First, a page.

March 7, 2005
by Canadian Architect
From March 9 to May 22 in the Octagonal Gallery, the Canadian Centre for Architecture announces the opening of this exhibit which presents a major new work inspired by the spectacular late 19th-century Forth Rail Bridge near Edinburgh in Scotland. This second Tangent exhibition curated by Hubertus von Amelunxen, visiting curator of the CCA photographs collection, presents Dieter Appelt’s monumental eight-part photographic tableau commissioned in 2002 by the CCA, together with conceptual drawings for the project. The exhibition also includes a provocative selection of images from the CCA’s vast archive on the Forth Bridge, most notably, photographs by Evelyn George Carey (1858-1932), a young engineer who became the official project photogapher for the engineering firm of John Fowler and Benjamin Baker responsible for the design of the bridge.
The CCA Tangent project was conceived to engage artists in new reflection on the relationship between photography and architecture, beginning with a corpus of photographs selected by von Amelunxen, from the CCA’s vast collection materials conceived as the beginning of a phrase to be completed by the artist. Invited to the CCA in the spring of 2002, Dieter Appelt was immediately drawn to the CCA’s large archive on the Forth Bridge, which he had first seen and photographed more than 25 years earlier, and which still held great fascination for him. Appelt’s early investigation of the Forth Bridge significantly informed his subsequent work, an dupon returning to Scotland to photograph the colossal structure, after his visit to the CCA archive, he reframed the project in light of his longstanding preoccupation with the analysis of architectural constructs in spatial and temporal terms.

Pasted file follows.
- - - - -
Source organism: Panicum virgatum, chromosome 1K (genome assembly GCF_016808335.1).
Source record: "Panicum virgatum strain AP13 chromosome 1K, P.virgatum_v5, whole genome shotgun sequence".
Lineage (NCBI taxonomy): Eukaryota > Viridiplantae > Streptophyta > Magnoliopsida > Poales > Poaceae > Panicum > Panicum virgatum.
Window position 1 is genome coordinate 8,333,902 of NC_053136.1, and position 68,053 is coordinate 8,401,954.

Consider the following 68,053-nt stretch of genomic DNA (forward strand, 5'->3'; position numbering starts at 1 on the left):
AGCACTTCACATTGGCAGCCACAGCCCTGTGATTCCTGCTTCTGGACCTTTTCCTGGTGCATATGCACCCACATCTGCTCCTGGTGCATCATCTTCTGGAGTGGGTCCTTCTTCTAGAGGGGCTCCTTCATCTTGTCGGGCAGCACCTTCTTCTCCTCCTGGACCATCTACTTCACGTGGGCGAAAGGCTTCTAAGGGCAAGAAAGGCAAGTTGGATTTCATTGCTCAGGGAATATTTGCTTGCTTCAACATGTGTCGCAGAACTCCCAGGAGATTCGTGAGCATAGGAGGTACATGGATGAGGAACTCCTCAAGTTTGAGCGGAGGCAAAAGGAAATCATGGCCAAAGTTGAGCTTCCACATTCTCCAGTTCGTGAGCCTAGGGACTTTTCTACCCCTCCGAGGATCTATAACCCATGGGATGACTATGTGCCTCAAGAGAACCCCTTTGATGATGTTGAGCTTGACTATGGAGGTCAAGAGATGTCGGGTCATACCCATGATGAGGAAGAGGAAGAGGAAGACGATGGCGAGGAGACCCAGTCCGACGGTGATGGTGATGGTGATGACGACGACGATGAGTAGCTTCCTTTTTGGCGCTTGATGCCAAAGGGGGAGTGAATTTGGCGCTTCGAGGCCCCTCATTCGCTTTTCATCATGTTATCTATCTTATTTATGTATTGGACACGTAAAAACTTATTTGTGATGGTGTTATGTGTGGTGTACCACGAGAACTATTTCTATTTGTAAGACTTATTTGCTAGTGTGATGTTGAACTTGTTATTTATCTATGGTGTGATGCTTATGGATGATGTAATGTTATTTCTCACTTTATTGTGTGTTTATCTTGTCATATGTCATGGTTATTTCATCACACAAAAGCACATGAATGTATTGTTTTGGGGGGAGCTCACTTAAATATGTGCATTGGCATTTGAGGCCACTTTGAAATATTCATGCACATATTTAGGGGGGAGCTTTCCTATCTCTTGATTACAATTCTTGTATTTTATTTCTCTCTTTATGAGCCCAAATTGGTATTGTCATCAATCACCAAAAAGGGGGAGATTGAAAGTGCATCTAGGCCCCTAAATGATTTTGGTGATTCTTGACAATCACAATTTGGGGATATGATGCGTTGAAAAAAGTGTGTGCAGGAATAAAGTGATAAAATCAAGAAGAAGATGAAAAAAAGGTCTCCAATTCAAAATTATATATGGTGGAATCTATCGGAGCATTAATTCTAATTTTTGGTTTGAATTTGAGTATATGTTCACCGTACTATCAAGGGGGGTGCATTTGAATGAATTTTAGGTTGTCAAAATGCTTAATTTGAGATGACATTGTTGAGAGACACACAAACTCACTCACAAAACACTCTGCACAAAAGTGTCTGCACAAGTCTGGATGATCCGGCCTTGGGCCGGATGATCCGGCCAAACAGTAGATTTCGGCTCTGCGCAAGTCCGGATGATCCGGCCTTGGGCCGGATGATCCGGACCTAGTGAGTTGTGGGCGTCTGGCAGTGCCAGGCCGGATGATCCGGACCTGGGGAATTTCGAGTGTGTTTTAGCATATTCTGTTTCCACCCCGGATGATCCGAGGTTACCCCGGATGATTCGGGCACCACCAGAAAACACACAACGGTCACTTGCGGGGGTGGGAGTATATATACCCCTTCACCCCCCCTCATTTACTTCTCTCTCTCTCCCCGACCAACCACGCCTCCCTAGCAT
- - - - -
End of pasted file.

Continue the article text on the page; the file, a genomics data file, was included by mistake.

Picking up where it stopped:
The exhibition comprises a tableau composed of eight individual photographic panels, each containing 3 black and white, single-frame, gelatin silver prints which together propose a novel reading of the bridge. Appelt’s conceptual drawings for the project are also on view, providing a key to the genesis and development of the work. Having first studied music, and then experimental photography and art, Appelt’s work involves the creation of resonant spaces, submitting the visual experience of objects to a prolongation of the moment in the case of the Forth Bridge, focusing on the particular kinetic effect of the bridge as a momentum movens. The basis of the work is a transposition of the logic of the built structure into a musical notation system that conforms to metric formulae, expressed in the individual photographic images which are then mounted in a tableau that enables the bridge to be read both horizontally and vertically. As Appelt has explained, "To my mind, the work has an intimate structure; it is an organized dance of signs."
For more information, please visit www.cca.qc.ca